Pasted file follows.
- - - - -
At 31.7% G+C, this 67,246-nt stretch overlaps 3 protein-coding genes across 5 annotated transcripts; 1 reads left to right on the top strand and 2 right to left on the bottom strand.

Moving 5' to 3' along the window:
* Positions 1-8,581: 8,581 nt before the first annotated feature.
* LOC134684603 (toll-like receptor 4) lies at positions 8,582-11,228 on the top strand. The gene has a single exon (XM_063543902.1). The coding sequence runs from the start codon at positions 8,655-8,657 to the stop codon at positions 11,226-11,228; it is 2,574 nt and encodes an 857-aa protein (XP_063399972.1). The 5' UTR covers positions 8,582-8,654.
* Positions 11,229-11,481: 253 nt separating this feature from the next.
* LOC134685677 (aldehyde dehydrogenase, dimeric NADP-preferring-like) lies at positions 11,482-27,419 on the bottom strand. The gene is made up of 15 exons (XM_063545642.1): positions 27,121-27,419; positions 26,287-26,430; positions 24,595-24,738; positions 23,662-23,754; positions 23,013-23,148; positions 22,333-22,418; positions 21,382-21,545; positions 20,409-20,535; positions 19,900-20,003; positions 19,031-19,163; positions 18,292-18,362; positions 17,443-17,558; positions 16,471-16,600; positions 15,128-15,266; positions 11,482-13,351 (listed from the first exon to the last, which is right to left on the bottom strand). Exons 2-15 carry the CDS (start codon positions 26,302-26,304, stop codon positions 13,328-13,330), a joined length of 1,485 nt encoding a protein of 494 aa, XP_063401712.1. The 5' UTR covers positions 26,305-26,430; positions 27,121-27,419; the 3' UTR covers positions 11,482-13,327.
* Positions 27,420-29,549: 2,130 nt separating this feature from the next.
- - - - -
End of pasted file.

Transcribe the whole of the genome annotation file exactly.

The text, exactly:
At 31.7% G+C, this 67,246-nt stretch overlaps 3 protein-coding genes across 5 annotated transcripts; 1 reads left to right on the top strand and 2 right to left on the bottom strand.

Moving 5' to 3' along the window:
* Positions 1-8,581: 8,581 nt before the first annotated feature.
* LOC134684603 (toll-like receptor 4) lies at positions 8,582-11,228 on the top strand. The gene has a single exon (XM_063543902.1). The coding sequence runs from the start codon at positions 8,655-8,657 to the stop codon at positions 11,226-11,228; it is 2,574 nt and encodes an 857-aa protein (XP_063399972.1). The 5' UTR covers positions 8,582-8,654.
* Positions 11,229-11,481: 253 nt separating this feature from the next.
* LOC134685677 (aldehyde dehydrogenase, dimeric NADP-preferring-like) lies at positions 11,482-27,419 on the bottom strand. The gene is made up of 15 exons (XM_063545642.1): positions 27,121-27,419; positions 26,287-26,430; positions 24,595-24,738; positions 23,662-23,754; positions 23,013-23,148; positions 22,333-22,418; positions 21,382-21,545; positions 20,409-20,535; positions 19,900-20,003; positions 19,031-19,163; positions 18,292-18,362; positions 17,443-17,558; positions 16,471-16,600; positions 15,128-15,266; positions 11,482-13,351 (listed from the first exon to the last, which is right to left on the bottom strand). Exons 2-15 carry the CDS (start codon positions 26,302-26,304, stop codon positions 13,328-13,330), a joined length of 1,485 nt encoding a protein of 494 aa, XP_063401712.1. The 5' UTR covers positions 26,305-26,430; positions 27,121-27,419; the 3' UTR covers positions 11,482-13,327.
* Positions 27,420-29,549: 2,130 nt separating this feature from the next.